But the increase in numbers of bass makes clear what the geologic record shows again and again: given the chance, after devastation, life recovers. I cling to this fact. Finding solace in life’s regenerative capacity often requires taking the long view, however—longer than the timescales we naturally conceive and inhabit. Recovering biodiversity from the grave losses that characterize this age of ecocide will take more than a spring day or a season or even a lifetime to see. But this isn’t the first mass-extinction Earth has seen, I tell myself.
Since the election, with dispiriting news of swift action to weaken protections for air, water, species and places, future losses are sure to be even greater than what many of us had already expected with dread. It feels like someone lifted that can and, catching a glimpse of the toad, just slammed it back down again, maybe even piled on a few rocks for good measure, insisting with petulance, “Here I will rest my can!”
We must push those hands away, scatter those rocks, shower the revivifying waters to the extent that we are able. But the world will never “recover” exactly what was, what is. Trout will probably never repopulate the Susquehanna. Its smallmouth bass might finally go the same way. Just as their numbers start to rise, the new Board of Supervisors in our township has decided to repeal an ordinance requiring a buffer zone around rivers and streams, against many voices in protest. Old June Evans, erect, clear-eyed, formidable, came to every meeting with a binder full of facts. She stood and spoke. I watched and listened with something like awe. And when I spoke, I thought of June as much as anyone in that room. She seemed to know these lands for generations. Last week, she collapsed, a massive stroke: another face of nature’s unpredictability. I’m not the only one of this place who feels orphaned in her absence. I had hoped to know her better.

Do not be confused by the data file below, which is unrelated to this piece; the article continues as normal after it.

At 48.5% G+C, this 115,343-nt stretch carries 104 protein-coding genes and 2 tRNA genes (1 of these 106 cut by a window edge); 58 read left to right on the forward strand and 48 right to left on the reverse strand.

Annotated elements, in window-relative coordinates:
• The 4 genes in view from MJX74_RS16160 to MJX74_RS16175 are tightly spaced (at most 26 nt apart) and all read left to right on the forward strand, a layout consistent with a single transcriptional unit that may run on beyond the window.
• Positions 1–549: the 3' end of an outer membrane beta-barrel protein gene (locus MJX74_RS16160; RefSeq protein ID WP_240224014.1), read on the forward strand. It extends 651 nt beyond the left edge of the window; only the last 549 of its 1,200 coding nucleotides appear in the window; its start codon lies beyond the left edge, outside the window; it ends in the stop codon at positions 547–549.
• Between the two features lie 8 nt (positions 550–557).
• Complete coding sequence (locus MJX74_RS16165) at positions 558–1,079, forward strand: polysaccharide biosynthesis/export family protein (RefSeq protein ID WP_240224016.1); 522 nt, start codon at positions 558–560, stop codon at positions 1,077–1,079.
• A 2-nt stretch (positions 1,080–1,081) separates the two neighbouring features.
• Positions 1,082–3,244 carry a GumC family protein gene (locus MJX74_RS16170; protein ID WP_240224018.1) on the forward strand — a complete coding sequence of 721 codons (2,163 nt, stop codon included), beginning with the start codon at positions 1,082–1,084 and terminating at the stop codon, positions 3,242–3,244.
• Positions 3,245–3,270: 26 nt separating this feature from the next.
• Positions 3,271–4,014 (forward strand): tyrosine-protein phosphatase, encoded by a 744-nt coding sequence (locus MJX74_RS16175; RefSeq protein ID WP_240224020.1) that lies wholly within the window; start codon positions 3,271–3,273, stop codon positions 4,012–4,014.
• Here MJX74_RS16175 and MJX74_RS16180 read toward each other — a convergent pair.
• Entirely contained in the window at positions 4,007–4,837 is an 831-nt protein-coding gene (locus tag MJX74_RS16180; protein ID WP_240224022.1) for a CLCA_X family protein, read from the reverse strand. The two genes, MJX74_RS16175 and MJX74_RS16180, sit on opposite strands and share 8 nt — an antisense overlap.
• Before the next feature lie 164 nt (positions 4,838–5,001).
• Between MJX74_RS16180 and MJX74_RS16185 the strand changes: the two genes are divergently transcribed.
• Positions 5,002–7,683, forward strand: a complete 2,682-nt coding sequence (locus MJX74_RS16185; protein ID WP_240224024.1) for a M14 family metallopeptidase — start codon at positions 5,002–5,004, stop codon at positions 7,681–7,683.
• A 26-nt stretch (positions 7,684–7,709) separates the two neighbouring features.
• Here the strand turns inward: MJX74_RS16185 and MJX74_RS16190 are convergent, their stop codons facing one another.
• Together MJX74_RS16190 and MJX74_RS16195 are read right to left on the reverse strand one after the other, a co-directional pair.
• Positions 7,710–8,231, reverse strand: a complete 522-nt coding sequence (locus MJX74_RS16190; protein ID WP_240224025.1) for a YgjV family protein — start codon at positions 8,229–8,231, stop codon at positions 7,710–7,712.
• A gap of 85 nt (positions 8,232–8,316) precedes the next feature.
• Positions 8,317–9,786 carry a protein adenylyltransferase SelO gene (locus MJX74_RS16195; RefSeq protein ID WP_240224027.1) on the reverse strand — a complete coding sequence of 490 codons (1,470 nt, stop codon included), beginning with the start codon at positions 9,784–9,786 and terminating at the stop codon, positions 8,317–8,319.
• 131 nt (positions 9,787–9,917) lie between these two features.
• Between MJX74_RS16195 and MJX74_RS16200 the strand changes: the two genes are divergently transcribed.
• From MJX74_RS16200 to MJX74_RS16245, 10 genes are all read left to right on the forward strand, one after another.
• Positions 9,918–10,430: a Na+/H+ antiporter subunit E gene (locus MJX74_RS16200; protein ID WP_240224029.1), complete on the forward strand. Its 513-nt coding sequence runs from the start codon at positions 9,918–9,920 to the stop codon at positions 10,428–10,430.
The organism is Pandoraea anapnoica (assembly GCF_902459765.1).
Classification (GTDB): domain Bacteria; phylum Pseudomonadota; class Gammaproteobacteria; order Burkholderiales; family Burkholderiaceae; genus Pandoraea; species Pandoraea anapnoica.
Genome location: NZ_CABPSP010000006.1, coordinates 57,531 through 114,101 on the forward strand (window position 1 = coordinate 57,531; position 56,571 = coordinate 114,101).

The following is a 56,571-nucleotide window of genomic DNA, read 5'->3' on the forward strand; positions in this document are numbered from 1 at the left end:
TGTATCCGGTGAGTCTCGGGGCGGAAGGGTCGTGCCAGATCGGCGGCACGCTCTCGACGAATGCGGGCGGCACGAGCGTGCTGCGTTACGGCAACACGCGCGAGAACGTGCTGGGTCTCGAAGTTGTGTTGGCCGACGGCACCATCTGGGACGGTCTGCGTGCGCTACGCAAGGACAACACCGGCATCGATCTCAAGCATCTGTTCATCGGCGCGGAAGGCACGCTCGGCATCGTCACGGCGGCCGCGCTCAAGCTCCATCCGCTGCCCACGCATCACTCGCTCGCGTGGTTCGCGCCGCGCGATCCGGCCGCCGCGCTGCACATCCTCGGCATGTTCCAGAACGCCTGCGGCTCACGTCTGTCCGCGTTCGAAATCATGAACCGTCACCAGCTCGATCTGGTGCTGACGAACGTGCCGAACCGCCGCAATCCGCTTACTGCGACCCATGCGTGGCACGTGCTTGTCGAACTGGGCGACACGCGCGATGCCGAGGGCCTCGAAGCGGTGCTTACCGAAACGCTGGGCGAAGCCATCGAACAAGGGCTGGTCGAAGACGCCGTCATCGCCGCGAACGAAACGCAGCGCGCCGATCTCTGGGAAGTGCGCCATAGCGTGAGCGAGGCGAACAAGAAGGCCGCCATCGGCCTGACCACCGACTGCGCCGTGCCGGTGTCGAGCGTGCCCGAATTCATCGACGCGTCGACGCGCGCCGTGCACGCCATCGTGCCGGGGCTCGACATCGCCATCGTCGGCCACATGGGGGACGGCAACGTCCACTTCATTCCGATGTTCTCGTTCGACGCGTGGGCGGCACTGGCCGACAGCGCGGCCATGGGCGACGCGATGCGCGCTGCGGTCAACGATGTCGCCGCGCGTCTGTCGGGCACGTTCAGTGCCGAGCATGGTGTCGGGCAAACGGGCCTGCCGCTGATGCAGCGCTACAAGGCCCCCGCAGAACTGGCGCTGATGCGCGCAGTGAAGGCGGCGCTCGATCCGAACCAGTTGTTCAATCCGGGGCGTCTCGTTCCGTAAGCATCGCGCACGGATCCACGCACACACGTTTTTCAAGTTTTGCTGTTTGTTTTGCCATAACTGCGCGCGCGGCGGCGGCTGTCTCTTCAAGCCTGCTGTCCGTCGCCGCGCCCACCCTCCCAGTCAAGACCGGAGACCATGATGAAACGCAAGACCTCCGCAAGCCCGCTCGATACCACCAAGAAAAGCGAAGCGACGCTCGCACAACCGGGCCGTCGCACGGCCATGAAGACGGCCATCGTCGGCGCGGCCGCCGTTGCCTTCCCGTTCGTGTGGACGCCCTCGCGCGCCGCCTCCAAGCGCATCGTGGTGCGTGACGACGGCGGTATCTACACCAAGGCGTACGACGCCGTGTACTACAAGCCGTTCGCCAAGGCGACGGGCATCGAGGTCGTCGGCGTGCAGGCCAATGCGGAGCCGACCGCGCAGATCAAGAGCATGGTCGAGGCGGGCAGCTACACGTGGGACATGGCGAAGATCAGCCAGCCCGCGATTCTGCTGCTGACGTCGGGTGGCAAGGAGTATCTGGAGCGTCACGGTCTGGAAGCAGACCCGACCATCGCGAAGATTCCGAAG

Still, the memory of that toad’s astonishing transformation, which turns out to be an ordinary thing for toads, soothes a bit my ongoing grief and worry. I imagine a warmish evening in early November when Fred put that five-gallon gas can down on the asphalt by the garage, not noticing an inconspicuous grey-brown creature resting there. Once the pressure lifts—if it lifts in time—life rebounds. Of course, things might have gone otherwise for that toad had Fred lifted the can who-knows-how-much later. Things go otherwise for countless creatures and systems the world over. Many an organism, pack, school, flock, herd, habitat, species will see no resurrection. In time, however—and probably much longer than I’d like—new life will emerge to crawl or slither or hop its way upon a new Earth.
Judith C. Mueller, teaches courses in literature and environmental studies at Franklin & Marshall College in Lancaster PA. Her essays have appeared in The Journal of Wild Culture and ISLE: Interdisciplinary Studies in Literature and Environment, among other venues. She lives and writes in an edible forest near the Susquehanna River.